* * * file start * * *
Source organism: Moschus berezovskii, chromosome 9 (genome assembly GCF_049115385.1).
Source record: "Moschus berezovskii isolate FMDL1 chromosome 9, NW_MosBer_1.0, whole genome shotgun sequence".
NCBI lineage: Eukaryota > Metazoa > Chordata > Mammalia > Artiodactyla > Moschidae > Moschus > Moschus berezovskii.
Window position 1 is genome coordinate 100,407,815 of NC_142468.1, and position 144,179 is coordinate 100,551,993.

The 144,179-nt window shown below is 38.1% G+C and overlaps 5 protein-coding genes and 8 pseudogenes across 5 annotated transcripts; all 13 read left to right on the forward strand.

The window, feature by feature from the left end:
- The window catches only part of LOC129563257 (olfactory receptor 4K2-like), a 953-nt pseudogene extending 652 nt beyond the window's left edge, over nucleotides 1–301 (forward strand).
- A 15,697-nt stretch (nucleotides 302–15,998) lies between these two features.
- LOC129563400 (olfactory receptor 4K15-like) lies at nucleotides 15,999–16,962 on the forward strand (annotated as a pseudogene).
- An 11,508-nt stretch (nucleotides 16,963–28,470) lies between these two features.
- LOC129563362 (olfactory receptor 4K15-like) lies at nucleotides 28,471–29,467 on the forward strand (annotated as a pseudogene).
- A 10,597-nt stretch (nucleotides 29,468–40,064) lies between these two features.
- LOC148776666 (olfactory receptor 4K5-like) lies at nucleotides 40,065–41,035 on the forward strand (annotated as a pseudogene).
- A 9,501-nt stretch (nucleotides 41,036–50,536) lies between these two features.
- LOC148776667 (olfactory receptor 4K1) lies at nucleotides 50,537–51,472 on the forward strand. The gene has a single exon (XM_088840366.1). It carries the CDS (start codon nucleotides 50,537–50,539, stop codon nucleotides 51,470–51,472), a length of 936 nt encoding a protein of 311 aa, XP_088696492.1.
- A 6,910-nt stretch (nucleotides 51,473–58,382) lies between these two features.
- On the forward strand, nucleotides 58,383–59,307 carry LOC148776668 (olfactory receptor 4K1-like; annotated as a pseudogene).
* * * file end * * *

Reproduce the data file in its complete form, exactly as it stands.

Source organism: Moschus berezovskii, chromosome 9 (genome assembly GCF_049115385.1).
Source record: "Moschus berezovskii isolate FMDL1 chromosome 9, NW_MosBer_1.0, whole genome shotgun sequence".
NCBI lineage: Eukaryota > Metazoa > Chordata > Mammalia > Artiodactyla > Moschidae > Moschus > Moschus berezovskii.
Window position 1 is genome coordinate 100,407,815 of NC_142468.1, and position 144,179 is coordinate 100,551,993.

The 144,179-nt window shown below is 38.1% G+C and overlaps 5 protein-coding genes and 8 pseudogenes across 5 annotated transcripts; all 13 read left to right on the forward strand.

The window, feature by feature from the left end:
- The window catches only part of LOC129563257 (olfactory receptor 4K2-like), a 953-nt pseudogene extending 652 nt beyond the window's left edge, over nucleotides 1–301 (forward strand).
- A 15,697-nt stretch (nucleotides 302–15,998) lies between these two features.
- LOC129563400 (olfactory receptor 4K15-like) lies at nucleotides 15,999–16,962 on the forward strand (annotated as a pseudogene).
- An 11,508-nt stretch (nucleotides 16,963–28,470) lies between these two features.
- LOC129563362 (olfactory receptor 4K15-like) lies at nucleotides 28,471–29,467 on the forward strand (annotated as a pseudogene).
- A 10,597-nt stretch (nucleotides 29,468–40,064) lies between these two features.
- LOC148776666 (olfactory receptor 4K5-like) lies at nucleotides 40,065–41,035 on the forward strand (annotated as a pseudogene).
- A 9,501-nt stretch (nucleotides 41,036–50,536) lies between these two features.
- LOC148776667 (olfactory receptor 4K1) lies at nucleotides 50,537–51,472 on the forward strand. The gene has a single exon (XM_088840366.1). It carries the CDS (start codon nucleotides 50,537–50,539, stop codon nucleotides 51,470–51,472), a length of 936 nt encoding a protein of 311 aa, XP_088696492.1.
- A 6,910-nt stretch (nucleotides 51,473–58,382) lies between these two features.
- On the forward strand, nucleotides 58,383–59,307 carry LOC148776668 (olfactory receptor 4K1-like; annotated as a pseudogene).